152) Bronson (2009) Dir: Nicolas Winding Refn Date Released: October 2009 Date Seen: May 30th, 2009 Rating: 3.5/5
There's a decent stretch of Bronson, Nicolas Winding Refn's surreal faux autobiography of Michael Peterson (AKA Charles Bronson), that detaches itself from our protagonist's controlling POV. In it, it becomes clear that Refn is no longer allowing the man to tell his story in his words and images but is rather speaking for him as a ventriloquist. While the film's first half makes it seem as if Bronson's grandiose world of theatrical bloodshed is being respectfully recreated, the aforementioned period in the film's second half substantiates an unsettling but unavoidable truth about Refn's character study. Being the cocksure and sufficiently talented young artist that he is, Refn patronizingly trying to turn Michael Peterson into the next Alex.
The surname-less Alex I'm referring to is of course the egomaniacal prison system victim in William Burgess and Stanley Kubrick's A Clockwork Orange. Comparing Alex to Bronson is easy considering how both are essentially wild animals turned feral by prison cruelty. As the film's coda announces, Bronson, (Tom Hardy, in his bravura breakout role) "is Britain's most famous prisoner," because he's one of the most violent and the most stringently repressed--"He has spent 34 years in jail, 30 of them in solitary confinement." Bronson's story is thus one that centers on his continual struggle to re-assert control of his emotions and his life. Because he would turn his life into an opera, he alternately narrates his story from a prison cell and from a theater stage in front of an imaginary full house.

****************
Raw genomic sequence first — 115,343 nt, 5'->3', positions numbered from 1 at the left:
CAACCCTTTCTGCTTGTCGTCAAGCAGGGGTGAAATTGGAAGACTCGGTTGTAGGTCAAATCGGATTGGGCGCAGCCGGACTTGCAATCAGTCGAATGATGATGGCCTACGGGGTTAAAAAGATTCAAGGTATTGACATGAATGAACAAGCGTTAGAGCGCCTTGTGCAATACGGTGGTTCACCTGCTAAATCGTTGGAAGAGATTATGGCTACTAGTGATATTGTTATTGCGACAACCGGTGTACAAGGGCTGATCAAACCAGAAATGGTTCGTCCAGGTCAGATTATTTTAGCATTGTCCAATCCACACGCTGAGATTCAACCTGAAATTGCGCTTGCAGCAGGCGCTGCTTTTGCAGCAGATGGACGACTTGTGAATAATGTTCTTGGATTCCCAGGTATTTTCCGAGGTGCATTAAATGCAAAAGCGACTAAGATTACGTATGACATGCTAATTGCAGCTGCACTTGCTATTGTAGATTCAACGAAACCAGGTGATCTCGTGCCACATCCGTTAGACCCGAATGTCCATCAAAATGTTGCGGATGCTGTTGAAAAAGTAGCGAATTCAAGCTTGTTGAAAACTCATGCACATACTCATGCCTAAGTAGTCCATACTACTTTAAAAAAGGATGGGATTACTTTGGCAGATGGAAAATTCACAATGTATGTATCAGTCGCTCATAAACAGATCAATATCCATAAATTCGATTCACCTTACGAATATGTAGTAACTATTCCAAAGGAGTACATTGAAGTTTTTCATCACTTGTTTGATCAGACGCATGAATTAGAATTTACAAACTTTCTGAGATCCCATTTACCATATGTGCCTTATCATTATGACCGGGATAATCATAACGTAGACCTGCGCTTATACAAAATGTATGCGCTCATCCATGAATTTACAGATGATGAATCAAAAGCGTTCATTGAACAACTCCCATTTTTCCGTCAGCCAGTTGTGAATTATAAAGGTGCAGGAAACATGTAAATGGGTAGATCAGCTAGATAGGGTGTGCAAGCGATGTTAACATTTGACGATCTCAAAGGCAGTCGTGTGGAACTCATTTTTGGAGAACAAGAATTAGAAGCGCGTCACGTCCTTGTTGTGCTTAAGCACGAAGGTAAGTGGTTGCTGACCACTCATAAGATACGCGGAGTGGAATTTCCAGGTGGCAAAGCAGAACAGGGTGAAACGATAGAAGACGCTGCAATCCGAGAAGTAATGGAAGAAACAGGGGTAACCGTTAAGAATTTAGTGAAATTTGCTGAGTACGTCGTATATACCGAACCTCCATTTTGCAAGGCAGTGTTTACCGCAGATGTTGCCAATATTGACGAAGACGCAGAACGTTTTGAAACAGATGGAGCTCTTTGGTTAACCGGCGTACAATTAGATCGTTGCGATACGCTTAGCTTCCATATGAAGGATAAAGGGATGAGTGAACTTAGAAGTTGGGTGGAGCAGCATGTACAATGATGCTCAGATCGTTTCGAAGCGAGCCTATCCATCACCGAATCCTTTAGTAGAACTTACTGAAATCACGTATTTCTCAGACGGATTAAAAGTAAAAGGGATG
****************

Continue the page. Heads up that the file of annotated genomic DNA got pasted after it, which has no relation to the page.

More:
That kind of naked ambition is one that Refn readily accommodates but not without a queasy sense of humor. Bronson's mercurial nature, partly due to his surroundings but mostly because of his brutal restlessness, lends itself to cruelly condescending jokes at his expense. One minute he's barking the "c" word at a prison guard he's taken hostage and the next he's meekly asking him, "Well, what happens now?" Refn turns him into a confused monster in a world he never created, a tragic savage that constantly lashes out to maintain the illusion of power. This makes Bronson a gorgeously constructed case study that is far too easy to tease meaning out of.
During the scenes where Bronson's out of prison for a scant 69 days (he robs a jewelry store), we see Refn poke take some revelatory jabs at our anti-hero but we also see him ease back and tell his story in a more honest and less obtrusive way. We get to see him stripped of his imaginary audience and his vaudeville make-up, a clownish figure permanently out of touch with reality. Here, Hardy shows his skill with broad comedic gestures that make him look like an indignant doberman. As a sequence unto itself, it works wonderfully but as part of a story where a mustachioed gorilla tries to build himself up to the Olympian heights of movie stardom through fantastic brawling, it's a long, hard dose of movie-reality.
Note: I liked Hardy's muscular performance quite a bit but I think I'll wait 'til I rewatch this one or see him in something else that can confirm my opinion of him. I can't remember him too well from Rock n Rolla but I remember that he was in it. Eh, time will tell.